In the series "Visions," science fiction about the very latest research will be paired with analysis looking into the facts behind the fiction. The goal is to marry ripped-from-the-headlines science fiction with analysis into the possibilities hinted at by new discoveries.

This edition of Visions is written by Jesse Emspak, a freelance science writer in New York.


Bill Warren sipped his drink — whiskey, neat — and mentally went over his concession speech. The numbers on the big television weren't going to change. With 80 percent of the districts in he was down 10 points. In his opponent's office they were drinking champagne. Warren preferred whiskey at times like this.

The election coverage dominated the news, but on a couple of computers and TVs there was some footage of the New Bonus Army, named for one that had marched on Washington almost a century before. Warren had known in his gut that he had to get on top of it somehow, especially after the National Guard had accidentally killed that college kid. We never saw this coming.

Bonus Army marchers confront the police.

He felt a tap on the shoulder. It was his campaign manager, Richards. His tie was still straight and his jacket buttoned. He headed up the opposition research team. Warren's own tie was loose, his jacket over the back of a chair.

"Hi Richards. Care for a drink? Even if every remaining county votes our way, I'm out. Steve Preston will be senator, and that's that." He raised his glass slightly. "Gotta respect the guy. His instincts are some of the best I've ever seen."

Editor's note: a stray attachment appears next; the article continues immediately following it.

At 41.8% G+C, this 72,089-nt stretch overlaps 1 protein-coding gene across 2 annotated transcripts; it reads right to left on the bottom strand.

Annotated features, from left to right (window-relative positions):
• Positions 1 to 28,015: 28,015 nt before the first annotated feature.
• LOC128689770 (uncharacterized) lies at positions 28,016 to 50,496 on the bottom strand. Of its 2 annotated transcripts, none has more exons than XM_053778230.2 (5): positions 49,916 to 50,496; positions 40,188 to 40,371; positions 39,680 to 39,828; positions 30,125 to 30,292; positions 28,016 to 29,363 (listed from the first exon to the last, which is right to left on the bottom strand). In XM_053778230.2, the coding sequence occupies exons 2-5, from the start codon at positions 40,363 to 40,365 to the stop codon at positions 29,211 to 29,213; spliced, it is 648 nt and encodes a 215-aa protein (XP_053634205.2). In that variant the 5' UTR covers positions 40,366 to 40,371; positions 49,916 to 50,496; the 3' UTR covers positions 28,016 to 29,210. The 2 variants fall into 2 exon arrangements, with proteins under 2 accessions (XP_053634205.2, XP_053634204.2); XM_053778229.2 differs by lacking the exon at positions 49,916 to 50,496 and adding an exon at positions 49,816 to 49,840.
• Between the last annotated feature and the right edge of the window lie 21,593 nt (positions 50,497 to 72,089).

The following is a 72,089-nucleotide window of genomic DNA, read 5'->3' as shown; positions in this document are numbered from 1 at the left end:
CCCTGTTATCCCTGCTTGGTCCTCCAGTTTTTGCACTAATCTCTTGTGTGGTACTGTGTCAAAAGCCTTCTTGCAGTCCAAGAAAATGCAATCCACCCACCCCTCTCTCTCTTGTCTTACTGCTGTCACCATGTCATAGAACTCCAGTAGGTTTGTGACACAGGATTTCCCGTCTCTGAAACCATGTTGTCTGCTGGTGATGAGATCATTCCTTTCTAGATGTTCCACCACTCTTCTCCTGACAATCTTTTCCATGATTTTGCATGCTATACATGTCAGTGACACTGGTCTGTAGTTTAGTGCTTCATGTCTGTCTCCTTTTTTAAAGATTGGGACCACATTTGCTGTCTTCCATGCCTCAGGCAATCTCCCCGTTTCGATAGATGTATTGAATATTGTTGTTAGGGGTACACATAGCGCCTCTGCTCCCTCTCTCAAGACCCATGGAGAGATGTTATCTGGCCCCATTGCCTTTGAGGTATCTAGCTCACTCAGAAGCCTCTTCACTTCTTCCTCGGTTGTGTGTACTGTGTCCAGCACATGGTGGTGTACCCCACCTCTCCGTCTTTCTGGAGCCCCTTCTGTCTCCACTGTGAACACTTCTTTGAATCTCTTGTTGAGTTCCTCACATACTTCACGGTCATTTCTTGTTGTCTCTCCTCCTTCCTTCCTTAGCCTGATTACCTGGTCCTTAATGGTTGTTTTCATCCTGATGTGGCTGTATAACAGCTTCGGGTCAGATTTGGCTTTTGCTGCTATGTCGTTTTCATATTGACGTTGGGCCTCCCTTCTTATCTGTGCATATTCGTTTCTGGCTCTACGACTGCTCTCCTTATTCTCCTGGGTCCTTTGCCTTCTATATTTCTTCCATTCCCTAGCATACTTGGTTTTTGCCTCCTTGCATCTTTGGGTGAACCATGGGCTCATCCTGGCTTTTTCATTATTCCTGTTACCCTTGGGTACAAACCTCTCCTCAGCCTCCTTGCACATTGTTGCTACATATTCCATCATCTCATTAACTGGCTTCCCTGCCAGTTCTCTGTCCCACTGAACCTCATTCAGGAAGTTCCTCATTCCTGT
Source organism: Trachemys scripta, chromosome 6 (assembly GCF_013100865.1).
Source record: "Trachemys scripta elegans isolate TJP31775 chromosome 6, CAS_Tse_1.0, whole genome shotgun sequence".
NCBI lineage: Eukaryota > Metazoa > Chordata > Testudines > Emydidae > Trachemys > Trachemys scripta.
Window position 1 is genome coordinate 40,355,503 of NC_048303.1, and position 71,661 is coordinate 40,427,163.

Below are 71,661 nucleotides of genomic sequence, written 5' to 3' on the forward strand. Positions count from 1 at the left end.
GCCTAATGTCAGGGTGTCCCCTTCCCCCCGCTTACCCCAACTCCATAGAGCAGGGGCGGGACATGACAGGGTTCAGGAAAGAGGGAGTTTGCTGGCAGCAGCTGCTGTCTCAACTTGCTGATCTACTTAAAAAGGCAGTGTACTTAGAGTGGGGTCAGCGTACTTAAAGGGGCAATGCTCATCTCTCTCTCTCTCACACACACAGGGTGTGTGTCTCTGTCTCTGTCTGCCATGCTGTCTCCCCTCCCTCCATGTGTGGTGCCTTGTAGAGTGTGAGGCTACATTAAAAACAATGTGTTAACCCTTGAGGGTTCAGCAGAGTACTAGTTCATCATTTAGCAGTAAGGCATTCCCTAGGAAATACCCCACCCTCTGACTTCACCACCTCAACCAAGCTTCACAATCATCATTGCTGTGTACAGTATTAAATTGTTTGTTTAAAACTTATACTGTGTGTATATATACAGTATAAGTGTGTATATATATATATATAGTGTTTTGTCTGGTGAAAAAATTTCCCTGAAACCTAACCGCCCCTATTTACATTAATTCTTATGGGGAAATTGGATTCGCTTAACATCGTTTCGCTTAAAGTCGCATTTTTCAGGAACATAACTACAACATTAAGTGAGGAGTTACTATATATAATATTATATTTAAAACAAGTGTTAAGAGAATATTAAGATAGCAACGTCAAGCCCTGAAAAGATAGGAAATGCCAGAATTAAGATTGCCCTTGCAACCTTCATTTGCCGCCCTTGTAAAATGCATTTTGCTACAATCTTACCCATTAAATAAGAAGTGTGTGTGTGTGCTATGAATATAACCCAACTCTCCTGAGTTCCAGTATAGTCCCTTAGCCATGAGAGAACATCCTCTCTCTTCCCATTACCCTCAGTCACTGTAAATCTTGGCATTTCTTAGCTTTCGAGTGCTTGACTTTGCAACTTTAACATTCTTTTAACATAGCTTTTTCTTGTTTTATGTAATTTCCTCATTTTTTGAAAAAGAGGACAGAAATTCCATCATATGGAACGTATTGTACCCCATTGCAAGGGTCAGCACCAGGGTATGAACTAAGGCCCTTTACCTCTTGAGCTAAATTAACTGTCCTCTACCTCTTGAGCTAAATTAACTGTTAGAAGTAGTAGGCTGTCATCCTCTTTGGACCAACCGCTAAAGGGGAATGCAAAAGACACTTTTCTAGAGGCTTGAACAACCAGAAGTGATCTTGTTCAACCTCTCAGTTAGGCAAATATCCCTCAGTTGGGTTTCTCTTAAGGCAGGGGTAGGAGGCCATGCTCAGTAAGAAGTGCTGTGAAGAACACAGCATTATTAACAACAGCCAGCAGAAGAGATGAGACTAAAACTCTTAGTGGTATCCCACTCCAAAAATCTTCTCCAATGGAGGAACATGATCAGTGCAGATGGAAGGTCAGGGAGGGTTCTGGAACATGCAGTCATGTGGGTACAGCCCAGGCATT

Richards' expression didn't change. But then again it rarely did. "Yeah, well, this isn't an exit poll. I have something else."

"He could be hiding a goddamned murder conviction and it wouldn't change the results."

"It's our esteemed opponent's spending records." He pointed to the middle of a page.

Warren looked. "He sent a whole lot of money to an analytics firm. So what?" Analytics companies always sprung up like mushrooms around campaign season.

Richards sighed. "Not that part. Look there. See the TV spend, Internet ads? It's all wrong. Nothing like us, and you'd expect that it would be. He raised a similar amount. And there's more. Look there — the equipment spend. Computers. Loads of them — a good double what we put in. And even if we count up what he spent on feeding social media interns coffee and donuts, it doesn't make any sense."

"I've got a concession speech to make in about an hour. Is there something important here?"

"The guy sets up campaign offices in a bunch of key cities. All but one got set up just before that incident with the cops and the protesters by the Capitol building. Before the 'Declaration of Peaceful War' started those marches all over the place. It's like he knew it was coming."

"How would he? Besides, none of what you've said he did is illegal. Savvy, but not illegal."

"Yeah, well, there's another thing. Preston's tax returns. He had a lot of money in a fund that invests overseas. One of the investments — a good half-million in total — is in a certain Saudi energy company. They were going to order solar panels made here, rather than China. Post-oil economy, you know. We were going to have thousands of jobs. Saudi company cancels the order when the monarchy gets overthrown. Look at the trade date. He took the money out a week before the revolution."